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SWTOR (that’s short hand for Star Wars: The Old Republic for those out of touch) has been the subject of much debate of late. It might not be the first PC exclusive, online-only RPG to release, but it’s arguably the most hyped. Not least due to the fact that it’s created by BioWare – experts in the field – but published by the giant that is EA and of course carries that logo: Star Wars, which, like the proverbial double-edged sword, can prove as debilitating a license as it can a boon. Just watch the latter day trilogy of films as proof of that.
BioWare have two big tricks up their sleeves however, for not only have they dabbled in the force before, so creating the brilliant Knights of the Old Republic, they have also seen fit to set this game in the Old Republic, a galaxy just as far away, but in a time even longer ago than any of the movies. This decision instantly freeing them of the many constraints that they’d have been caught in should SWTOR have been set in the time of Luke, Han, Leia, etc.
Sure, the biggest fans out there will still debate Old Republic’s authenticity but for most it’s enough to know that lightsabers make the right ‘schzum, schzum’ noise, hyperdrive makes the stars do that blur effect thing and droids beep in that oh so Star Wars way.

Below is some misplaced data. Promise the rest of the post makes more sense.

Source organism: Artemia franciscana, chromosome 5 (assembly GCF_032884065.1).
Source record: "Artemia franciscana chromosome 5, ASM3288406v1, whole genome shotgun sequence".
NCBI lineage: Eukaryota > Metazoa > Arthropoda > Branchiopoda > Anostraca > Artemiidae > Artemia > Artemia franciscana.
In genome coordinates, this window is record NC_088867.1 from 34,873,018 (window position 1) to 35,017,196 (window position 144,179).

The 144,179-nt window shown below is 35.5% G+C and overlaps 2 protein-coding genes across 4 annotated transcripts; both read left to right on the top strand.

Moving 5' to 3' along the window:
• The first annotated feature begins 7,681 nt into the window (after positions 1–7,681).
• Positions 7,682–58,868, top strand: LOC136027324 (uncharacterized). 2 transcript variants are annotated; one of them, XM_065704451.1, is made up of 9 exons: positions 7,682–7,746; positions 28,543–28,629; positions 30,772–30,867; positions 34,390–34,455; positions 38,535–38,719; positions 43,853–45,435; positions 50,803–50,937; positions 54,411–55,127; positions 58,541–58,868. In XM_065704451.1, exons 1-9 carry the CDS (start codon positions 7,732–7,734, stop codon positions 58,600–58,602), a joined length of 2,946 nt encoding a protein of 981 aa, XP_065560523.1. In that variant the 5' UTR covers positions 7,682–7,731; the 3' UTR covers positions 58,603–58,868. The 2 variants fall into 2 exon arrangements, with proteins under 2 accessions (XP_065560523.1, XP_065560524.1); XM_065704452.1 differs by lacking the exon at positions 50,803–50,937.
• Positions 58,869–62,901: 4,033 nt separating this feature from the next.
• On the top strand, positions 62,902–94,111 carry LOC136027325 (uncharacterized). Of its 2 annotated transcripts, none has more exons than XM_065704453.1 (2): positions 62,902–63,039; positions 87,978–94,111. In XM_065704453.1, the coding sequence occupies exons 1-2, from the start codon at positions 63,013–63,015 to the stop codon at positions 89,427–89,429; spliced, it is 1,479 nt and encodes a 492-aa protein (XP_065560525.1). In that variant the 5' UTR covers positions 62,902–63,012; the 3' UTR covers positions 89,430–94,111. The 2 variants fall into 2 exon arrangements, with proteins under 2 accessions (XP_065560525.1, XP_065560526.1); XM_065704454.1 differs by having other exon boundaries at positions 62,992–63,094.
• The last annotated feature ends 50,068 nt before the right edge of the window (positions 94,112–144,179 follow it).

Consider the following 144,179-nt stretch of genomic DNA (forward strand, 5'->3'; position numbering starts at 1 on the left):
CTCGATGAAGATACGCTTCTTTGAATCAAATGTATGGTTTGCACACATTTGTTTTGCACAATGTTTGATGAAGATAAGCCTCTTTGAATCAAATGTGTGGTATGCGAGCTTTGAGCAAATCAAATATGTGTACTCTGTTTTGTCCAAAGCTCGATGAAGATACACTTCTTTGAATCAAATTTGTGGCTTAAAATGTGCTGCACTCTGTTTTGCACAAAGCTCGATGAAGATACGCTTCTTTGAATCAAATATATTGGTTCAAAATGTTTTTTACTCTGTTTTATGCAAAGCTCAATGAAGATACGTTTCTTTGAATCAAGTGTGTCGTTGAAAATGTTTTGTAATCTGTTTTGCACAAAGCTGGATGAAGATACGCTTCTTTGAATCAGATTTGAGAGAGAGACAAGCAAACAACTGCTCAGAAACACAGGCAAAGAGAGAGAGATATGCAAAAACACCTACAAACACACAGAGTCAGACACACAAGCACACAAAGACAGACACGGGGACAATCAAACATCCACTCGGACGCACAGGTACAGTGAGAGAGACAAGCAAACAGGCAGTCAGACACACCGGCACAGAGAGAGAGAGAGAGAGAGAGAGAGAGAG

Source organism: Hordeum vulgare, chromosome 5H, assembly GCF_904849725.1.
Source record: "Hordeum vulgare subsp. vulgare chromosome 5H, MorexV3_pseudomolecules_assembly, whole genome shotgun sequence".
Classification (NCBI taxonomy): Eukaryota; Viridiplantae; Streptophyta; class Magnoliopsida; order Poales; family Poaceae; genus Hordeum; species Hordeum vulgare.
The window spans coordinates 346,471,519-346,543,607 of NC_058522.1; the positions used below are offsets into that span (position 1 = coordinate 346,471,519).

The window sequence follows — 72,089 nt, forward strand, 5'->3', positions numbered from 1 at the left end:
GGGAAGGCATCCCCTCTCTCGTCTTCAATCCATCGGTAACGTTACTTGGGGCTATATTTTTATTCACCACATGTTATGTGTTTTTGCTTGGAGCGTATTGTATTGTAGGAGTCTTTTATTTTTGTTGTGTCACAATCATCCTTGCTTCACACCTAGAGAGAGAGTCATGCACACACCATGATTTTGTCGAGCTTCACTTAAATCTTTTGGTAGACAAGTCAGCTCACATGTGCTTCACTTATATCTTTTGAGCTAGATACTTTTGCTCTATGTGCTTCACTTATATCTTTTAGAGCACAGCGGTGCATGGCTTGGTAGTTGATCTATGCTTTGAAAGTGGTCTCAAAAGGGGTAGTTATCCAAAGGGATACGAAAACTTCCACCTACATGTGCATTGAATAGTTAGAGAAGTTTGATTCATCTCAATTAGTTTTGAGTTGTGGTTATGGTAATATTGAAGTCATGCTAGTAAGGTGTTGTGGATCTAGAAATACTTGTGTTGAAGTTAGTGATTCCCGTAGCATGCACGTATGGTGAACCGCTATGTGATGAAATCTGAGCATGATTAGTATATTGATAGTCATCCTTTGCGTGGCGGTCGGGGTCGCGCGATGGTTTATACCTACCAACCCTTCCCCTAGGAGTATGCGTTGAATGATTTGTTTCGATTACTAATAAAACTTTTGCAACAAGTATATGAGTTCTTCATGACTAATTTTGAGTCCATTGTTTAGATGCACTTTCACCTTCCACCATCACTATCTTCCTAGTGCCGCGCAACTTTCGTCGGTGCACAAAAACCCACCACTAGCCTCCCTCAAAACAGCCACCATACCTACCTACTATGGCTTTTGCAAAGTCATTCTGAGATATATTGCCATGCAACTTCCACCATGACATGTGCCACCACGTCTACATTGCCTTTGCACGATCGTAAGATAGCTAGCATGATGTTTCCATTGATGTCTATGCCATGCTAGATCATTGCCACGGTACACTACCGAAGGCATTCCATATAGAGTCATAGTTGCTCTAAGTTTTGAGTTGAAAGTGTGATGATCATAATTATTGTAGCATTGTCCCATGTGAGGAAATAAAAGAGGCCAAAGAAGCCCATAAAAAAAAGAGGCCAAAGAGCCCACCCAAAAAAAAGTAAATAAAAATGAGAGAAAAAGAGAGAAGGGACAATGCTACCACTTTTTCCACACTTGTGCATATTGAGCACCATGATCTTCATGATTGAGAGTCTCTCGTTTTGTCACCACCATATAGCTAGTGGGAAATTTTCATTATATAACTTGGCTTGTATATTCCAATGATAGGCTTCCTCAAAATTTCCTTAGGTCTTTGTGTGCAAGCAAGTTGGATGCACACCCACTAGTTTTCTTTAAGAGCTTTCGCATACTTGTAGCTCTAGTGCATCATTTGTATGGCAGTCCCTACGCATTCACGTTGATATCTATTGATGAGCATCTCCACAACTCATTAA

All well and good then but, to rapidly shepherd this rambling piece back on subject, the game is, from a purely selfish point of view, a reviewers nightmare; a release which resists quantification at every turn.
Not only is it too large to truly be explored by one reviewer in a lifetime, featuring as it does eight differing classes, each with a diverging storyline, but because the enjoyment you’ll glean largely depends on what the user puts into it. Then there’s the fact that it’s an experience liable to change as patches are applied.
A similar argument could be applied to the likes of Modern Warfare 3 or Battlefield 3 whose own multiplayer aspects dwarf their solo experiences but, and here’s the thing, they do at least have solo experiences to compare. Not so SWTOR.